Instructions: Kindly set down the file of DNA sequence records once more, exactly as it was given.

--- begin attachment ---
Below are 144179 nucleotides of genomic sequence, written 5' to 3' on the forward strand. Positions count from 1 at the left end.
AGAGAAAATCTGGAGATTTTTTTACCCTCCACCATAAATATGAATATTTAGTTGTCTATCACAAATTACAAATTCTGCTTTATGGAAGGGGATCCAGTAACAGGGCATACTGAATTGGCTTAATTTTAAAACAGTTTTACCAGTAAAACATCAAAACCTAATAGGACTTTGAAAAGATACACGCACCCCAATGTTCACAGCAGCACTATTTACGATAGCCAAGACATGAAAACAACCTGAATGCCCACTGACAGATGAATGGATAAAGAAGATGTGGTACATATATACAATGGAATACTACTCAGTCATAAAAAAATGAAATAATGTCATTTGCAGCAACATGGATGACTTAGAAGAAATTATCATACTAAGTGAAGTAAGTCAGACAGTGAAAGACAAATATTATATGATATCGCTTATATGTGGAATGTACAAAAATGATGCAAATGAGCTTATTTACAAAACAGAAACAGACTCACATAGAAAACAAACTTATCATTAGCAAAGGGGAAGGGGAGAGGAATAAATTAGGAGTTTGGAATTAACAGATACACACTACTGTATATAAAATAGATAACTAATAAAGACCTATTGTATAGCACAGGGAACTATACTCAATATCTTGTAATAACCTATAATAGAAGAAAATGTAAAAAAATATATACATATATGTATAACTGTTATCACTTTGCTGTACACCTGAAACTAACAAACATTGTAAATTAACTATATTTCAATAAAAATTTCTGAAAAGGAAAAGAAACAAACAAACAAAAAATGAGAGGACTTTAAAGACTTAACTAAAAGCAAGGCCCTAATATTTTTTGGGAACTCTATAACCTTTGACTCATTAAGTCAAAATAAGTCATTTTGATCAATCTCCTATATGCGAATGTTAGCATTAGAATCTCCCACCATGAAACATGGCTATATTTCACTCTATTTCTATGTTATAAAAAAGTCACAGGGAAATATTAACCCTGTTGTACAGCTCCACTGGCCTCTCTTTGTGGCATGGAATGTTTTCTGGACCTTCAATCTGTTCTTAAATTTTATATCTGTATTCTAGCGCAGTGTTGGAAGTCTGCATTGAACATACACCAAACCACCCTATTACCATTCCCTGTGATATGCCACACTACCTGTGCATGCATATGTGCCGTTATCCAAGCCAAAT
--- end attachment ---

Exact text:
Below are 144179 nucleotides of genomic sequence, written 5' to 3' on the forward strand. Positions count from 1 at the left end.
AGAGAAAATCTGGAGATTTTTTTACCCTCCACCATAAATATGAATATTTAGTTGTCTATCACAAATTACAAATTCTGCTTTATGGAAGGGGATCCAGTAACAGGGCATACTGAATTGGCTTAATTTTAAAACAGTTTTACCAGTAAAACATCAAAACCTAATAGGACTTTGAAAAGATACACGCACCCCAATGTTCACAGCAGCACTATTTACGATAGCCAAGACATGAAAACAACCTGAATGCCCACTGACAGATGAATGGATAAAGAAGATGTGGTACATATATACAATGGAATACTACTCAGTCATAAAAAAATGAAATAATGTCATTTGCAGCAACATGGATGACTTAGAAGAAATTATCATACTAAGTGAAGTAAGTCAGACAGTGAAAGACAAATATTATATGATATCGCTTATATGTGGAATGTACAAAAATGATGCAAATGAGCTTATTTACAAAACAGAAACAGACTCACATAGAAAACAAACTTATCATTAGCAAAGGGGAAGGGGAGAGGAATAAATTAGGAGTTTGGAATTAACAGATACACACTACTGTATATAAAATAGATAACTAATAAAGACCTATTGTATAGCACAGGGAACTATACTCAATATCTTGTAATAACCTATAATAGAAGAAAATGTAAAAAAATATATACATATATGTATAACTGTTATCACTTTGCTGTACACCTGAAACTAACAAACATTGTAAATTAACTATATTTCAATAAAAATTTCTGAAAAGGAAAAGAAACAAACAAACAAAAAATGAGAGGACTTTAAAGACTTAACTAAAAGCAAGGCCCTAATATTTTTTGGGAACTCTATAACCTTTGACTCATTAAGTCAAAATAAGTCATTTTGATCAATCTCCTATATGCGAATGTTAGCATTAGAATCTCCCACCATGAAACATGGCTATATTTCACTCTATTTCTATGTTATAAAAAAGTCACAGGGAAATATTAACCCTGTTGTACAGCTCCACTGGCCTCTCTTTGTGGCATGGAATGTTTTCTGGACCTTCAATCTGTTCTTAAATTTTATATCTGTATTCTAGCGCAGTGTTGGAAGTCTGCATTGAACATACACCAAACCACCCTATTACCATTCCCTGTGATATGCCACACTACCTGTGCATGCATATGTGCCGTTATCCAAGCCAAAT